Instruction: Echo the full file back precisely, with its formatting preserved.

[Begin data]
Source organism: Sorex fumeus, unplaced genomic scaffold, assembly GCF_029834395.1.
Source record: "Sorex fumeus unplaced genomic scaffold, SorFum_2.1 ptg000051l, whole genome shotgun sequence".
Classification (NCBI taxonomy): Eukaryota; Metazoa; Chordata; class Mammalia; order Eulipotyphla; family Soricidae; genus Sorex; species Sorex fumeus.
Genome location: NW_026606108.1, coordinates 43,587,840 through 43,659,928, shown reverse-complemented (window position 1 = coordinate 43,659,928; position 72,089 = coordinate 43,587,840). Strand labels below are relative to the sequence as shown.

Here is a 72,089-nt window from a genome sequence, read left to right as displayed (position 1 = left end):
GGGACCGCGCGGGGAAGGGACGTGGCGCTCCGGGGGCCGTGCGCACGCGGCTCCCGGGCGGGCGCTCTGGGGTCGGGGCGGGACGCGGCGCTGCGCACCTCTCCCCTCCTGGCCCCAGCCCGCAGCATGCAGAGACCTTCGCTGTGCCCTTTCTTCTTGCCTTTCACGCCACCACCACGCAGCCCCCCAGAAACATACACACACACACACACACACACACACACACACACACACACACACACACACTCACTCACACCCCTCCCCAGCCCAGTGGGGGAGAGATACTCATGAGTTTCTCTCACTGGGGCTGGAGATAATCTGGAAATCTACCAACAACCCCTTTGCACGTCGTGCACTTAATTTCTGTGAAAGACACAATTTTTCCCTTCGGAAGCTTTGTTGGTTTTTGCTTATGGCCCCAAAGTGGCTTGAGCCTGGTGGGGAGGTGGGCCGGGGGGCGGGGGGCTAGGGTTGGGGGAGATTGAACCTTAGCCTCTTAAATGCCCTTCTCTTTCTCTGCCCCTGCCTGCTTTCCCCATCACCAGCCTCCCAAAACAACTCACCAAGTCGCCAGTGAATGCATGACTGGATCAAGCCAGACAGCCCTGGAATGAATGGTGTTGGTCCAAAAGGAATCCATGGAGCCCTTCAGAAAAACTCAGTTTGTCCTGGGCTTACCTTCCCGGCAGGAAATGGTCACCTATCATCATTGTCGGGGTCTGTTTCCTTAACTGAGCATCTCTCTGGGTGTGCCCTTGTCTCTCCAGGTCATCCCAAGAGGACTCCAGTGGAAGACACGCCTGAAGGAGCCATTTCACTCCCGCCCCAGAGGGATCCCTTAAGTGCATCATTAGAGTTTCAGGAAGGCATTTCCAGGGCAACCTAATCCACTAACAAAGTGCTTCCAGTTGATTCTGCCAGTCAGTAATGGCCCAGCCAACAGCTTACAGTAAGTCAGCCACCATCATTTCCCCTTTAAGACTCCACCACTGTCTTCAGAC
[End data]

Source organism: Sorex fumeus, unplaced genomic scaffold, assembly GCF_029834395.1.
Source record: "Sorex fumeus unplaced genomic scaffold, SorFum_2.1 ptg000051l, whole genome shotgun sequence".
Classification (NCBI taxonomy): Eukaryota; Metazoa; Chordata; class Mammalia; order Eulipotyphla; family Soricidae; genus Sorex; species Sorex fumeus.
Genome location: NW_026606108.1, coordinates 43,587,840 through 43,659,928, shown reverse-complemented (window position 1 = coordinate 43,659,928; position 72,089 = coordinate 43,587,840). Strand labels below are relative to the sequence as shown.

Here is a 72,089-nt window from a genome sequence, read left to right as displayed (position 1 = left end):
GGGACCGCGCGGGGAAGGGACGTGGCGCTCCGGGGGCCGTGCGCACGCGGCTCCCGGGCGGGCGCTCTGGGGTCGGGGCGGGACGCGGCGCTGCGCACCTCTCCCCTCCTGGCCCCAGCCCGCAGCATGCAGAGACCTTCGCTGTGCCCTTTCTTCTTGCCTTTCACGCCACCACCACGCAGCCCCCCAGAAACATACACACACACACACACACACACACACACACACACACACACACACACACACTCACTCACACCCCTCCCCAGCCCAGTGGGGGAGAGATACTCATGAGTTTCTCTCACTGGGGCTGGAGATAATCTGGAAATCTACCAACAACCCCTTTGCACGTCGTGCACTTAATTTCTGTGAAAGACACAATTTTTCCCTTCGGAAGCTTTGTTGGTTTTTGCTTATGGCCCCAAAGTGGCTTGAGCCTGGTGGGGAGGTGGGCCGGGGGGCGGGGGGCTAGGGTTGGGGGAGATTGAACCTTAGCCTCTTAAATGCCCTTCTCTTTCTCTGCCCCTGCCTGCTTTCCCCATCACCAGCCTCCCAAAACAACTCACCAAGTCGCCAGTGAATGCATGACTGGATCAAGCCAGACAGCCCTGGAATGAATGGTGTTGGTCCAAAAGGAATCCATGGAGCCCTTCAGAAAAACTCAGTTTGTCCTGGGCTTACCTTCCCGGCAGGAAATGGTCACCTATCATCATTGTCGGGGTCTGTTTCCTTAACTGAGCATCTCTCTGGGTGTGCCCTTGTCTCTCCAGGTCATCCCAAGAGGACTCCAGTGGAAGACACGCCTGAAGGAGCCATTTCACTCCCGCCCCAGAGGGATCCCTTAAGTGCATCATTAGAGTTTCAGGAAGGCATTTCCAGGGCAACCTAATCCACTAACAAAGTGCTTCCAGTTGATTCTGCCAGTCAGTAATGGCCCAGCCAACAGCTTACAGTAAGTCAGCCACCATCATTTCCCCTTTAAGACTCCACCACTGTCTTCAGAC